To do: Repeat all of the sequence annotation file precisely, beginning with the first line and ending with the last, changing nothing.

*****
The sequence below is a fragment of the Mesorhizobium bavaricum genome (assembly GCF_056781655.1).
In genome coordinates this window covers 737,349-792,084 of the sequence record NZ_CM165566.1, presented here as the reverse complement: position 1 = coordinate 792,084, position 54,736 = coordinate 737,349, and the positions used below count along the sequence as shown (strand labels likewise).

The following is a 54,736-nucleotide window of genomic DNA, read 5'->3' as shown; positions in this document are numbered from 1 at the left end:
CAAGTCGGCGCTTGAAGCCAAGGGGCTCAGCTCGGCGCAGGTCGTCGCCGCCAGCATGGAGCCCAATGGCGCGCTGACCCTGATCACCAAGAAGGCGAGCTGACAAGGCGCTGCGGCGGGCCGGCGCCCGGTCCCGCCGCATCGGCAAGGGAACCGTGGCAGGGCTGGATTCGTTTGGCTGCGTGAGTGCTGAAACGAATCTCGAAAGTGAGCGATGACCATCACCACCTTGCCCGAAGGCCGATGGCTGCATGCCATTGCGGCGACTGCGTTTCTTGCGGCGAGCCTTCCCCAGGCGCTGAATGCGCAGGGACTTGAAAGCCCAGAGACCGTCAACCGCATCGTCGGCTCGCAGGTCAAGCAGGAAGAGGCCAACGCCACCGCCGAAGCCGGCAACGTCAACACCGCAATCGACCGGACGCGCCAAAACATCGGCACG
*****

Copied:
The sequence below is a fragment of the Mesorhizobium bavaricum genome (assembly GCF_056781655.1).
In genome coordinates this window covers 737,349-792,084 of the sequence record NZ_CM165566.1, presented here as the reverse complement: position 1 = coordinate 792,084, position 54,736 = coordinate 737,349, and the positions used below count along the sequence as shown (strand labels likewise).

The following is a 54,736-nucleotide window of genomic DNA, read 5'->3' as shown; positions in this document are numbered from 1 at the left end:
CAAGTCGGCGCTTGAAGCCAAGGGGCTCAGCTCGGCGCAGGTCGTCGCCGCCAGCATGGAGCCCAATGGCGCGCTGACCCTGATCACCAAGAAGGCGAGCTGACAAGGCGCTGCGGCGGGCCGGCGCCCGGTCCCGCCGCATCGGCAAGGGAACCGTGGCAGGGCTGGATTCGTTTGGCTGCGTGAGTGCTGAAACGAATCTCGAAAGTGAGCGATGACCATCACCACCTTGCCCGAAGGCCGATGGCTGCATGCCATTGCGGCGACTGCGTTTCTTGCGGCGAGCCTTCCCCAGGCGCTGAATGCGCAGGGACTTGAAAGCCCAGAGACCGTCAACCGCATCGTCGGCTCGCAGGTCAAGCAGGAAGAGGCCAACGCCACCGCCGAAGCCGGCAACGTCAACACCGCAATCGACCGGACGCGCCAAAACATCGGCACG